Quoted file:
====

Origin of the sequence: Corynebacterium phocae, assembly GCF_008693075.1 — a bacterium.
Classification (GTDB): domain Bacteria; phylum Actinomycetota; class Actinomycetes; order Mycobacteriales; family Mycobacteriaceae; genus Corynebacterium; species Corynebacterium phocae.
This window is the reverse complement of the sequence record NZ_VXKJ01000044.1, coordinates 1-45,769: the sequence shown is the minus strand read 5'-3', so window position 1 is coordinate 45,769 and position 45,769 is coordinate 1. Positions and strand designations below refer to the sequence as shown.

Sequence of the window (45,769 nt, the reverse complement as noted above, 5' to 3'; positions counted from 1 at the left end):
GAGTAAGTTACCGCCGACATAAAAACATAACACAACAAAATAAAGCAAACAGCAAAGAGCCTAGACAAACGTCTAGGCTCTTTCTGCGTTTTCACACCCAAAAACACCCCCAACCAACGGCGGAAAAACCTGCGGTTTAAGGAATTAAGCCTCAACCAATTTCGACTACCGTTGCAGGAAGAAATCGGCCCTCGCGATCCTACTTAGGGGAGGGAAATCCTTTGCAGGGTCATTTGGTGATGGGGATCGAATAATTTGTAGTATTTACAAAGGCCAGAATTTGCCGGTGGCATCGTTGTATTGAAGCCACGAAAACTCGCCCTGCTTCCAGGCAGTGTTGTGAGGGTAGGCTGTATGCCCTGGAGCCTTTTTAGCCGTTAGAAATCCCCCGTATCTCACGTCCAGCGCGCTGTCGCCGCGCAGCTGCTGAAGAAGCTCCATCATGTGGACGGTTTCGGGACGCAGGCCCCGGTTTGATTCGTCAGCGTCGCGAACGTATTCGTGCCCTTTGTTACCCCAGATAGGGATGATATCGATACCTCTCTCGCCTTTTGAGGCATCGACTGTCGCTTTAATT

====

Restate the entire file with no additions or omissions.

Origin of the sequence: Corynebacterium phocae, assembly GCF_008693075.1 — a bacterium.
Classification (GTDB): domain Bacteria; phylum Actinomycetota; class Actinomycetes; order Mycobacteriales; family Mycobacteriaceae; genus Corynebacterium; species Corynebacterium phocae.
This window is the reverse complement of the sequence record NZ_VXKJ01000044.1, coordinates 1-45,769: the sequence shown is the minus strand read 5'-3', so window position 1 is coordinate 45,769 and position 45,769 is coordinate 1. Positions and strand designations below refer to the sequence as shown.

Sequence of the window (45,769 nt, the reverse complement as noted above, 5' to 3'; positions counted from 1 at the left end):
GAGTAAGTTACCGCCGACATAAAAACATAACACAACAAAATAAAGCAAACAGCAAAGAGCCTAGACAAACGTCTAGGCTCTTTCTGCGTTTTCACACCCAAAAACACCCCCAACCAACGGCGGAAAAACCTGCGGTTTAAGGAATTAAGCCTCAACCAATTTCGACTACCGTTGCAGGAAGAAATCGGCCCTCGCGATCCTACTTAGGGGAGGGAAATCCTTTGCAGGGTCATTTGGTGATGGGGATCGAATAATTTGTAGTATTTACAAAGGCCAGAATTTGCCGGTGGCATCGTTGTATTGAAGCCACGAAAACTCGCCCTGCTTCCAGGCAGTGTTGTGAGGGTAGGCTGTATGCCCTGGAGCCTTTTTAGCCGTTAGAAATCCCCCGTATCTCACGTCCAGCGCGCTGTCGCCGCGCAGCTGCTGAAGAAGCTCCATCATGTGGACGGTTTCGGGACGCAGGCCCCGGTTTGATTCGTCAGCGTCGCGAACGTATTCGTGCCCTTTGTTACCCCAGATAGGGATGATATCGATACCTCTCTCGCCTTTTGAGGCATCGACTGTCGCTTTAATT